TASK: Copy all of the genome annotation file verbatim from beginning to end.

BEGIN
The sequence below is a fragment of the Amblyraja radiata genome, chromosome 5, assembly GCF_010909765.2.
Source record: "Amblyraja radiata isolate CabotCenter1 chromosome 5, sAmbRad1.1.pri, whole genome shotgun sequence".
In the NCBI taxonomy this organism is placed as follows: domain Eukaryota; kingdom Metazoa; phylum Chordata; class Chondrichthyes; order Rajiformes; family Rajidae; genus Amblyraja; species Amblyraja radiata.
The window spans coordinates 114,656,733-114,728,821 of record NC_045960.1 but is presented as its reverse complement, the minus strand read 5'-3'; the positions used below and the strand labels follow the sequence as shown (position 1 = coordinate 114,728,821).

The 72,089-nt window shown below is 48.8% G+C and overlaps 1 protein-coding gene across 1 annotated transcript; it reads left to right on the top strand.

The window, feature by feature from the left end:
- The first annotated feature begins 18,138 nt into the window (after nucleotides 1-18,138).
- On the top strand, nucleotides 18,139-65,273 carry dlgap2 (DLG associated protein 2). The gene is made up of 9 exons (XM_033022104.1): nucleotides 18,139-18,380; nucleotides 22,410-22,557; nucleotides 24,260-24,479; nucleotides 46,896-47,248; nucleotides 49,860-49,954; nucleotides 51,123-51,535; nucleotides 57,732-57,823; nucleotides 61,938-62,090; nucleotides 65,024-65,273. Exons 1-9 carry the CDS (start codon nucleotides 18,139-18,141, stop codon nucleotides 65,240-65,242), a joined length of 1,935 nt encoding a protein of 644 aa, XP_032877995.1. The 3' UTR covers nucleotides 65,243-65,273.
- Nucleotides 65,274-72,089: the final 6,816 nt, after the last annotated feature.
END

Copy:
The sequence below is a fragment of the Amblyraja radiata genome, chromosome 5, assembly GCF_010909765.2.
Source record: "Amblyraja radiata isolate CabotCenter1 chromosome 5, sAmbRad1.1.pri, whole genome shotgun sequence".
In the NCBI taxonomy this organism is placed as follows: domain Eukaryota; kingdom Metazoa; phylum Chordata; class Chondrichthyes; order Rajiformes; family Rajidae; genus Amblyraja; species Amblyraja radiata.
The window spans coordinates 114,656,733-114,728,821 of record NC_045960.1 but is presented as its reverse complement, the minus strand read 5'-3'; the positions used below and the strand labels follow the sequence as shown (position 1 = coordinate 114,728,821).

The 72,089-nt window shown below is 48.8% G+C and overlaps 1 protein-coding gene across 1 annotated transcript; it reads left to right on the top strand.

The window, feature by feature from the left end:
- The first annotated feature begins 18,138 nt into the window (after nucleotides 1-18,138).
- On the top strand, nucleotides 18,139-65,273 carry dlgap2 (DLG associated protein 2). The gene is made up of 9 exons (XM_033022104.1): nucleotides 18,139-18,380; nucleotides 22,410-22,557; nucleotides 24,260-24,479; nucleotides 46,896-47,248; nucleotides 49,860-49,954; nucleotides 51,123-51,535; nucleotides 57,732-57,823; nucleotides 61,938-62,090; nucleotides 65,024-65,273. Exons 1-9 carry the CDS (start codon nucleotides 18,139-18,141, stop codon nucleotides 65,240-65,242), a joined length of 1,935 nt encoding a protein of 644 aa, XP_032877995.1. The 3' UTR covers nucleotides 65,243-65,273.
- Nucleotides 65,274-72,089: the final 6,816 nt, after the last annotated feature.